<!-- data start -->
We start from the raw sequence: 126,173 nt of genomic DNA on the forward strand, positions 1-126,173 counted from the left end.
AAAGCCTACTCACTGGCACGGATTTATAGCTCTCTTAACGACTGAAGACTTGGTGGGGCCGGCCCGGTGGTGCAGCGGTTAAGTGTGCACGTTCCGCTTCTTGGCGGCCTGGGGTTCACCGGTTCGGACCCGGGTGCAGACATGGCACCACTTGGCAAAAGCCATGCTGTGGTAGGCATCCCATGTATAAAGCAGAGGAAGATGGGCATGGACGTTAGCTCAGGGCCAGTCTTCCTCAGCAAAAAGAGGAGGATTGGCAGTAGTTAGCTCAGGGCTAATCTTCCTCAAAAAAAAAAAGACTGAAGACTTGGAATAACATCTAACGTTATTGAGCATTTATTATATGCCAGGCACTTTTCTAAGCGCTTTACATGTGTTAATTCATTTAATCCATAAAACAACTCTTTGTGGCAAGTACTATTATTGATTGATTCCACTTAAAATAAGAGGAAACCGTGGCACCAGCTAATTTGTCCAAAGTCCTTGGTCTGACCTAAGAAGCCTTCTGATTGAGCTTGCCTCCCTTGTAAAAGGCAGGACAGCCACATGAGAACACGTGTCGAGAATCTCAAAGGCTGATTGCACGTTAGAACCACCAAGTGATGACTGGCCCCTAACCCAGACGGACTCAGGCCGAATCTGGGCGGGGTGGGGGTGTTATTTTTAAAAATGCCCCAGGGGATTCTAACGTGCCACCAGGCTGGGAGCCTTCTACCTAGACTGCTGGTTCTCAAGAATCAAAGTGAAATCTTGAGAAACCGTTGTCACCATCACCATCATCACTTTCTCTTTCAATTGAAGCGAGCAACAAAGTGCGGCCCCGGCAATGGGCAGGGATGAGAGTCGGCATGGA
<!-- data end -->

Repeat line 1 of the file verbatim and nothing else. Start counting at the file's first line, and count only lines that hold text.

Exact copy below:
We start from the raw sequence: 126,173 nt of genomic DNA on the forward strand, positions 1-126,173 counted from the left end.